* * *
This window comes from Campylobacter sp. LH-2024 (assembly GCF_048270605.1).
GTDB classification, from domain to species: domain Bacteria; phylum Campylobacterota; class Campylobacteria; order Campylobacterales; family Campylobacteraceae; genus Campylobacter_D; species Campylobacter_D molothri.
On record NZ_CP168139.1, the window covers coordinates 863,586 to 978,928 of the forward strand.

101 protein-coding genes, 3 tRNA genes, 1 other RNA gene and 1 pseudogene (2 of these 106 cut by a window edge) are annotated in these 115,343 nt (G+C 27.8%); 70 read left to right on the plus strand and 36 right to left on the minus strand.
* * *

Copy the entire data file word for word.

This window comes from Campylobacter sp. LH-2024 (assembly GCF_048270605.1).
GTDB classification, from domain to species: domain Bacteria; phylum Campylobacterota; class Campylobacteria; order Campylobacterales; family Campylobacteraceae; genus Campylobacter_D; species Campylobacter_D molothri.
On record NZ_CP168139.1, the window covers coordinates 863,586 to 978,928 of the forward strand.

101 protein-coding genes, 3 tRNA genes, 1 other RNA gene and 1 pseudogene (2 of these 106 cut by a window edge) are annotated in these 115,343 nt (G+C 27.8%); 70 read left to right on the plus strand and 36 right to left on the minus strand.